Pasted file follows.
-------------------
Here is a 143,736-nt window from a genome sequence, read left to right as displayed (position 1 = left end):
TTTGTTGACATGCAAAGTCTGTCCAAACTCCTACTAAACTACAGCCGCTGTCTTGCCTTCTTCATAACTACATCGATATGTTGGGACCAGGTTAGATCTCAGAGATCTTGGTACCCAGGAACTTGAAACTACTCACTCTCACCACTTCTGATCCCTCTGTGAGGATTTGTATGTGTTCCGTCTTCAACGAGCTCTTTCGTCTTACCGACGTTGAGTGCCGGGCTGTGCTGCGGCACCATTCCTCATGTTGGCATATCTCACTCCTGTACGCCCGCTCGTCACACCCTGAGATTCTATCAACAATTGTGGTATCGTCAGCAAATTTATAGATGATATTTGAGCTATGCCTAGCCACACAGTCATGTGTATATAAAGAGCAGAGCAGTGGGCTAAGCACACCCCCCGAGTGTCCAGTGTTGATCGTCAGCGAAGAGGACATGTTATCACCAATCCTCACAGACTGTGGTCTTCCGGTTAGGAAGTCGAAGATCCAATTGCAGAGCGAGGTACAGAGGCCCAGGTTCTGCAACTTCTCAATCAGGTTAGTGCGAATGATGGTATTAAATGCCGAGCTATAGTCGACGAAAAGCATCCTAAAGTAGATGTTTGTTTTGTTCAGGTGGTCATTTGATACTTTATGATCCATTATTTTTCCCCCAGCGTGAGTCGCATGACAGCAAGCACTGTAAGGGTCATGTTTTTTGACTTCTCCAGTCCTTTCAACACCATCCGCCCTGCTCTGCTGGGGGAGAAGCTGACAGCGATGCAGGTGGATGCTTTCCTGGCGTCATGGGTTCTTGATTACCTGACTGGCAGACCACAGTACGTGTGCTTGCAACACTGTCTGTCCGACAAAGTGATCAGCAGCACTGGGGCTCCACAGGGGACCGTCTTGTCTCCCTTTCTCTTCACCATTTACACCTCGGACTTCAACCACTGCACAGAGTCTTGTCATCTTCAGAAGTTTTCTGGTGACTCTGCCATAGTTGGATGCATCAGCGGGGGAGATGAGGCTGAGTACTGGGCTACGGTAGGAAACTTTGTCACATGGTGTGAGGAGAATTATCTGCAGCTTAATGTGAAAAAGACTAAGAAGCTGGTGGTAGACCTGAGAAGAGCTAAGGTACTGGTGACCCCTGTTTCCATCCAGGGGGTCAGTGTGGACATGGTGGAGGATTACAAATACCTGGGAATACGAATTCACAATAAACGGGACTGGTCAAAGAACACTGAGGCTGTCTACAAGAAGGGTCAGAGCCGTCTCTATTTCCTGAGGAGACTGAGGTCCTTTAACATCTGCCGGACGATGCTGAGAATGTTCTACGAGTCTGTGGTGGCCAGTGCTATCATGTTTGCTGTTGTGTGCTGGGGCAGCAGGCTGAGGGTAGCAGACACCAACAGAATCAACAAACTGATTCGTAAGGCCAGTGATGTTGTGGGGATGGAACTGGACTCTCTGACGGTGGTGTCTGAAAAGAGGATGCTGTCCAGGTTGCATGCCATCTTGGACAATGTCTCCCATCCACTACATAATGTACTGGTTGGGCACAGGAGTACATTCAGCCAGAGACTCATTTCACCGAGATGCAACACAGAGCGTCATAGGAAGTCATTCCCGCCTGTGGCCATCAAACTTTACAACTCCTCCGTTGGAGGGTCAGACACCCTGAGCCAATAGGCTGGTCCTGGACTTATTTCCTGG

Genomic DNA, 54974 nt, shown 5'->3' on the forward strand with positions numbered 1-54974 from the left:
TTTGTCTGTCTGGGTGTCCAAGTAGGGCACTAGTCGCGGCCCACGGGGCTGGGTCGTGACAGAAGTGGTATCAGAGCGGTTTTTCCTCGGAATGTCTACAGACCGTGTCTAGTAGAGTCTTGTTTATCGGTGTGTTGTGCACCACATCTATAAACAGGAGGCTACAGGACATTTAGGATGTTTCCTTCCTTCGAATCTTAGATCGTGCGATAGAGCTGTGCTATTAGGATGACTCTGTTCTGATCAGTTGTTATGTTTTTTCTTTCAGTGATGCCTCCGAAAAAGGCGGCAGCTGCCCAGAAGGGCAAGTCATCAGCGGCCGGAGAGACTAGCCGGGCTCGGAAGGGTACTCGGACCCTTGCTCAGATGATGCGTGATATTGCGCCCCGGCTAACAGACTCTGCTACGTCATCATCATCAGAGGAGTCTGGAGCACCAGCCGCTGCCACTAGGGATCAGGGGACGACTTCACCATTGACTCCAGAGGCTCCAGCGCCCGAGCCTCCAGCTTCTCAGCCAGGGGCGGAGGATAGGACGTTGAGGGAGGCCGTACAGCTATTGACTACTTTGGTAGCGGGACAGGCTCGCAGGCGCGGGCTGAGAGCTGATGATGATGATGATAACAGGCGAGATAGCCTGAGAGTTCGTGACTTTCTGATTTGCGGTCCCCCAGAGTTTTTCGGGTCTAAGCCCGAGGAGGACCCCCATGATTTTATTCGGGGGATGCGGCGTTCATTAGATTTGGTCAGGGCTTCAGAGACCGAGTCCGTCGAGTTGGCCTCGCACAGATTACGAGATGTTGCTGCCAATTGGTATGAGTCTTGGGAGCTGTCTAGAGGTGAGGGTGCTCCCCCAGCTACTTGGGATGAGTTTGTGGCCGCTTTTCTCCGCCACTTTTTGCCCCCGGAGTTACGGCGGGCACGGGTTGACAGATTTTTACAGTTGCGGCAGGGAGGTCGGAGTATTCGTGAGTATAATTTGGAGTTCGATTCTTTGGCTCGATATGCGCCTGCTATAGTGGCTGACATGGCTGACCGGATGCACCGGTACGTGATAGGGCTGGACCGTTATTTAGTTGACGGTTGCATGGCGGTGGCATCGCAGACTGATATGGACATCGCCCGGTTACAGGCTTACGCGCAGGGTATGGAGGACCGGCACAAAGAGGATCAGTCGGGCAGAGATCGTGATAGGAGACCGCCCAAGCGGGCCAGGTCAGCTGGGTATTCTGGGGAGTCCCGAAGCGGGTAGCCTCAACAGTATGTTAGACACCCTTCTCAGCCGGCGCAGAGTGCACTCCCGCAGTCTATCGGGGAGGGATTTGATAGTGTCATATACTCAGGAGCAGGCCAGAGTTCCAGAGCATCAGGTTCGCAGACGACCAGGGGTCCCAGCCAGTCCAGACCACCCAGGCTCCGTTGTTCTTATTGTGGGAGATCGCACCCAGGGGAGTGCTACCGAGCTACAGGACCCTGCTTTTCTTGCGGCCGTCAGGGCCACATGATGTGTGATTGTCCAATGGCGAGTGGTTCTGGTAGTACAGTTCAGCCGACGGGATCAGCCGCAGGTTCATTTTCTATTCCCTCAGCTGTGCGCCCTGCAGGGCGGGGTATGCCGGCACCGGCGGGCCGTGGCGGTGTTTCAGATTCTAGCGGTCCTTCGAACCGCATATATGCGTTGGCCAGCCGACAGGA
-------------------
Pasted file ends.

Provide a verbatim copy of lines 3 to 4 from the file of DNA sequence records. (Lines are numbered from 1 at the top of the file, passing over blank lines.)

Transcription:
Genomic DNA, 54974 nt, shown 5'->3' on the forward strand with positions numbered 1-54974 from the left:
TTTGTCTGTCTGGGTGTCCAAGTAGGGCACTAGTCGCGGCCCACGGGGCTGGGTCGTGACAGAAGTGGTATCAGAGCGGTTTTTCCTCGGAATGTCTACAGACCGTGTCTAGTAGAGTCTTGTTTATCGGTGTGTTGTGCACCACATCTATAAACAGGAGGCTACAGGACATTTAGGATGTTTCCTTCCTTCGAATCTTAGATCGTGCGATAGAGCTGTGCTATTAGGATGACTCTGTTCTGATCAGTTGTTATGTTTTTTCTTTCAGTGATGCCTCCGAAAAAGGCGGCAGCTGCCCAGAAGGGCAAGTCATCAGCGGCCGGAGAGACTAGCCGGGCTCGGAAGGGTACTCGGACCCTTGCTCAGATGATGCGTGATATTGCGCCCCGGCTAACAGACTCTGCTACGTCATCATCATCAGAGGAGTCTGGAGCACCAGCCGCTGCCACTAGGGATCAGGGGACGACTTCACCATTGACTCCAGAGGCTCCAGCGCCCGAGCCTCCAGCTTCTCAGCCAGGGGCGGAGGATAGGACGTTGAGGGAGGCCGTACAGCTATTGACTACTTTGGTAGCGGGACAGGCTCGCAGGCGCGGGCTGAGAGCTGATGATGATGATGATAACAGGCGAGATAGCCTGAGAGTTCGTGACTTTCTGATTTGCGGTCCCCCAGAGTTTTTCGGGTCTAAGCCCGAGGAGGACCCCCATGATTTTATTCGGGGGATGCGGCGTTCATTAGATTTGGTCAGGGCTTCAGAGACCGAGTCCGTCGAGTTGGCCTCGCACAGATTACGAGATGTTGCTGCCAATTGGTATGAGTCTTGGGAGCTGTCTAGAGGTGAGGGTGCTCCCCCAGCTACTTGGGATGAGTTTGTGGCCGCTTTTCTCCGCCACTTTTTGCCCCCGGAGTTACGGCGGGCACGGGTTGACAGATTTTTACAGTTGCGGCAGGGAGGTCGGAGTATTCGTGAGTATAATTTGGAGTTCGATTCTTTGGCTCGATATGCGCCTGCTATAGTGGCTGACATGGCTGACCGGATGCACCGGTACGTGATAGGGCTGGACCGTTATTTAGTTGACGGTTGCATGGCGGTGGCATCGCAGACTGATATGGACATCGCCCGGTTACAGGCTTACGCGCAGGGTATGGAGGACCGGCACAAAGAGGATCAGTCGGGCAGAGATCGTGATAGGAGACCGCCCAAGCGGGCCAGGTCAGCTGGGTATTCTGGGGAGTCCCGAAGCGGGTAGCCTCAACAGTATGTTAGACACCCTTCTCAGCCGGCGCAGAGTGCACTCCCGCAGTCTATCGGGGAGGGATTTGATAGTGTCATATACTCAGGAGCAGGCCAGAGTTCCAGAGCATCAGGTTCGCAGACGACCAGGGGTCCCAGCCAGTCCAGACCACCCAGGCTCCGTTGTTCTTATTGTGGGAGATCGCACCCAGGGGAGTGCTACCGAGCTACAGGACCCTGCTTTTCTTGCGGCCGTCAGGGCCACATGATGTGTGATTGTCCAATGGCGAGTGGTTCTGGTAGTACAGTTCAGCCGACGGGATCAGCCGCAGGTTCATTTTCTATTCCCTCAGCTGTGCGCCCTGCAGGGCGGGGTATGCCGGCACCGGCGGGCCGTGGCGGTGTTTCAGATTCTAGCGGTCCTTCGAACCGCATATATGCGTTGGCCAGCCGACAGGA